Next week, as the ad world gathers for awards, champagne, sun and maybe even some work (or talk about work), mobile is finally getting its due in Cannes, France. On June 19, Randall Rothenberg, the Interactive Advertising Bureau’s president and CEO, will moderate Creativity in Mobile Advertising, a full day of mobile panels, keynotes and discussion about mobile—its media impact, its creative potential, its biggest obstacles. Before packing up for the French Riviera, Rothenberg spoke with Adweek about why mobile, why Cannes, why now.
Adweek: What’s the most important thing you want to discuss regarding mobile while at Cannes?
Rothenberg: As an industry, we need to admit to ourselves that we created the Internet to be an ad environment that lives as a below-the-line medium—that is, one that is treated as being about direct response advertising. Now, we can recreate it to be something different. But every thing we did, the forms of measurement we chose, the site design, the standards, they all serve the needs of direct response promotional advertising. That’s what we did. It’s almost like we’re trying to get past the denial stage of a 12-step program. When time came to really start to evolve that, the industry did not change quickly enough. We need to make this a more hospitable medium for brand advertising. Now, mobile is in a very different position. It’s still a very small marketing medium. Yes, we’ve seen things like 150 percent growth, but it's still like 1.6 percent of spending. So we have not yet fallen into terrible bad habits. Thus, this is the perfect time to engage the entire community.
So is that what you’ll focus on during the forum?
The large part of it, yes. We want to focus on creativity now at the early stages of the mobile revolution and really get into how is creativity and the consumer experience different in this medium.
Is much of what you're trying to accomplish education?
The whole thing is going to be about education. For example, we’ve got this presentation from MEC Interactive. They’ve settled in on this theme for mobile, “Kill time, save time, prime time.” There is this unusual intimacy with mobile—literally a physical intimacy. You’re holding, swiping, pinching ads and content. That represents a real change in user experience and content and advertising. That requires rethinking. We also want to show a great blowout example of great mobile creativity and what makes it fantastic. We’d really like to extrapolate that. And think about how it will impact mobile medium.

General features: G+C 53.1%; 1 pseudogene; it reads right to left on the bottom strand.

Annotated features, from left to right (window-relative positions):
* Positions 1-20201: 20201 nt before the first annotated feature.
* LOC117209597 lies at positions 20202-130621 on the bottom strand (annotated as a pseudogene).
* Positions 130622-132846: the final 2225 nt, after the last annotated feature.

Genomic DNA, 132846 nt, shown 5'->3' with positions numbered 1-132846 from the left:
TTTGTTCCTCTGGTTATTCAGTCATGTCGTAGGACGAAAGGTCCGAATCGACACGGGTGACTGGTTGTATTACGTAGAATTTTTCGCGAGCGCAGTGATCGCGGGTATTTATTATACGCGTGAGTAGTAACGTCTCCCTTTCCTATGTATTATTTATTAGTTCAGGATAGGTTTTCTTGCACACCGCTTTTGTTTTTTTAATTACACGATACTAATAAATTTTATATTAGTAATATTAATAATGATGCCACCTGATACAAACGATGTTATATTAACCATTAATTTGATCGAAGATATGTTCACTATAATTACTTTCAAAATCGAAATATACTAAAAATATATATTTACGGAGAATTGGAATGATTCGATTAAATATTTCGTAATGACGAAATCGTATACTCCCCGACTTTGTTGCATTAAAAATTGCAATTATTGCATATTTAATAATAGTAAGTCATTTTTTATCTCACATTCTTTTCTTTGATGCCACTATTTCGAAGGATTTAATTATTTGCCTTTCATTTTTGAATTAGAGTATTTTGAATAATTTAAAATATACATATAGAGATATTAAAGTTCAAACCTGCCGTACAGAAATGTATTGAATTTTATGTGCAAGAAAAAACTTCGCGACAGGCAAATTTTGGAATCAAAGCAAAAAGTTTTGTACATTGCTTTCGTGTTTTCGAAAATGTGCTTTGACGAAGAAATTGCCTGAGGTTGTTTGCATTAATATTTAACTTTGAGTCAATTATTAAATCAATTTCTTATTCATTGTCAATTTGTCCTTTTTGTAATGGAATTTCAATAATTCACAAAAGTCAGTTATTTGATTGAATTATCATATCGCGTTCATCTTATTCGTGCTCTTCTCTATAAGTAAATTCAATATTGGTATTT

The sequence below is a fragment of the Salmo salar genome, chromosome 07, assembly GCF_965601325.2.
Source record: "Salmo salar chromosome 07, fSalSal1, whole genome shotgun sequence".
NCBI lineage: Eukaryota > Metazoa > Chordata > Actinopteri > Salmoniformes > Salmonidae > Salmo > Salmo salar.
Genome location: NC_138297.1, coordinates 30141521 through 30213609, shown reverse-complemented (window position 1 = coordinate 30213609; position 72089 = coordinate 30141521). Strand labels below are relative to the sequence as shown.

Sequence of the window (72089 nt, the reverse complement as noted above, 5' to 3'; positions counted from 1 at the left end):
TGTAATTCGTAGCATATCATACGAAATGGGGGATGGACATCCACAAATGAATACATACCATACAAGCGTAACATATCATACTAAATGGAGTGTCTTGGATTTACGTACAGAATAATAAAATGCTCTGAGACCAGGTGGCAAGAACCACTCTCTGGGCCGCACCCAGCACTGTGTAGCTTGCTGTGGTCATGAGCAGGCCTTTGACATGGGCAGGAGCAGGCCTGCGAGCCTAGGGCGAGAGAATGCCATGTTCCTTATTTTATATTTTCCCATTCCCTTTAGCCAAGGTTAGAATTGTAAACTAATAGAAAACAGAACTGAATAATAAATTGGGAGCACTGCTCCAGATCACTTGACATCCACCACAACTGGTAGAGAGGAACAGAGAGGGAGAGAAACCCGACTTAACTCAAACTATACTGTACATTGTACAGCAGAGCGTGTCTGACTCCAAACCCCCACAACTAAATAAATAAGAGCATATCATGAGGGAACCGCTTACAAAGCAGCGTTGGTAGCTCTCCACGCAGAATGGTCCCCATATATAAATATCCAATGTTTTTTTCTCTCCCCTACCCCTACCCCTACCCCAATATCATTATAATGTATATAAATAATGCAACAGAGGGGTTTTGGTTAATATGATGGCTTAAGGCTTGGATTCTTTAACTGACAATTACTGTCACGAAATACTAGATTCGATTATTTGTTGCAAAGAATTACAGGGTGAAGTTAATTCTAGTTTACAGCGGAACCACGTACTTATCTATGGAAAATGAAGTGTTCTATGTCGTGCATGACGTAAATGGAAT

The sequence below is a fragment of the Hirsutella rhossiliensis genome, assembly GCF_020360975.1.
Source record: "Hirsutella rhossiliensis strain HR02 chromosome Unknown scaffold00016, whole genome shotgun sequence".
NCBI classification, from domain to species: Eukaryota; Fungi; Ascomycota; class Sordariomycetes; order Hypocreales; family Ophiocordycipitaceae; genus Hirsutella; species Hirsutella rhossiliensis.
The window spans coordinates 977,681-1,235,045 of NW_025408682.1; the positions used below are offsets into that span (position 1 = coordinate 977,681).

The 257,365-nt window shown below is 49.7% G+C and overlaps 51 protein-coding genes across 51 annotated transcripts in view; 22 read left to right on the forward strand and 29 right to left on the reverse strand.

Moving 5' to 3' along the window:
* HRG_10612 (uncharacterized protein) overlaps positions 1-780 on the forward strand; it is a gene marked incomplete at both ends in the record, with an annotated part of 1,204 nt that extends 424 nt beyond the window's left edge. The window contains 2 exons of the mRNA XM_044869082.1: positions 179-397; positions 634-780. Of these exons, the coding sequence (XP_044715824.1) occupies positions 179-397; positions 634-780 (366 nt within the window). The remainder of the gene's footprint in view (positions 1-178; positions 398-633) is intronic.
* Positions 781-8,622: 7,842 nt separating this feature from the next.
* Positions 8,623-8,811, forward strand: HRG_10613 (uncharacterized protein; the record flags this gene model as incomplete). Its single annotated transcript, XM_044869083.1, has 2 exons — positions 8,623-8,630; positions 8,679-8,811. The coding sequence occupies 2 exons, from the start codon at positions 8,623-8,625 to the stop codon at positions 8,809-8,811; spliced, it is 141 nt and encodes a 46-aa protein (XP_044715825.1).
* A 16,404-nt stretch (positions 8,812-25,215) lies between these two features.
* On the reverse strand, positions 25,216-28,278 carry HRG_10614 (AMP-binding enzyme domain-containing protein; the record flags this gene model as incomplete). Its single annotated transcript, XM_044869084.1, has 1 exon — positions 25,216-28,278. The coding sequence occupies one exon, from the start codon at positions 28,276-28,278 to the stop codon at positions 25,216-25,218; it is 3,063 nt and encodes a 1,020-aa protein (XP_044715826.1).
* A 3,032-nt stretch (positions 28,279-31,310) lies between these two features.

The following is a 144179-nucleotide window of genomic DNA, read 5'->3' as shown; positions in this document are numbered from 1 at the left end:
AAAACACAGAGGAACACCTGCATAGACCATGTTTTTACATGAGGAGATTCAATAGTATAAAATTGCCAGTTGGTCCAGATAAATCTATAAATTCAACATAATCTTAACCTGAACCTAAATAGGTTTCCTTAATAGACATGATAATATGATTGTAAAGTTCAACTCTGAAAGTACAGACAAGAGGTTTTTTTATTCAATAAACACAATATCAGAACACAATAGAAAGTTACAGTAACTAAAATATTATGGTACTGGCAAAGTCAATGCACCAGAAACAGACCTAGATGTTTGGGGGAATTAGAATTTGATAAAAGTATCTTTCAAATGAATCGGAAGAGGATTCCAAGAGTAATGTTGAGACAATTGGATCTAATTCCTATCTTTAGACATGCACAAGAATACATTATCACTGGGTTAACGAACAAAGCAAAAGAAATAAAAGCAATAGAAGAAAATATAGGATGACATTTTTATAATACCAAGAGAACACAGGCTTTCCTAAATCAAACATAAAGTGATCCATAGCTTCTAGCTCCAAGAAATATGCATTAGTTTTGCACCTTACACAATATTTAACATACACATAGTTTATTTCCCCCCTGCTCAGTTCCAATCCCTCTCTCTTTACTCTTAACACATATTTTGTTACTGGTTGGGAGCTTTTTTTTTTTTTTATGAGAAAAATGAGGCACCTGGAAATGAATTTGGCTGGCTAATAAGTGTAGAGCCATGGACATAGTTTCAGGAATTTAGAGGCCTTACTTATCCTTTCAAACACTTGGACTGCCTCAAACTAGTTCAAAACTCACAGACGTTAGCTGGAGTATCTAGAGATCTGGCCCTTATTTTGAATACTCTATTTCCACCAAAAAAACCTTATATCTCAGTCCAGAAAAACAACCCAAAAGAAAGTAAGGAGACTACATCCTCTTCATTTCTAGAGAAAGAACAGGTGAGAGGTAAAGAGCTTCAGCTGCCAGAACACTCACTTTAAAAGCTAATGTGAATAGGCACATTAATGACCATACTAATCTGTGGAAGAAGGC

Well, we rarely explore how the new medium changes the media that proceed it. We want to look at how mobile impacts traditional media, display, etc. It’s that old expression: How are you going to keep them down on the farm once they’ve seen Paris? That’s question No. 1 at the IAB right now in mobile. How do these various media segments work together? How can you generate affinity for brands products and services with mobile? There is, of course, the danger of running into same problem we’ve run into with digital, where we end up thinking of it as a singular thing.
This sounds like you’re thinking a lot about creative and big picture mobile issues. What about e-commerce?
It’s going to come up in a number of sessions. There is an evolving consensus that mobile is really about classic advertising and classic shopping. And ad dependent-publishers are now really interested in how mobile integrates into the shopping experience. So we’ll talk about that. We’re also going to talk about things like near-field communications [which Google Wallet employs] and how brands can use that. Overall, what we are hoping to do with this session is evoke the IAB values. It really is about the entire ecosystem working together.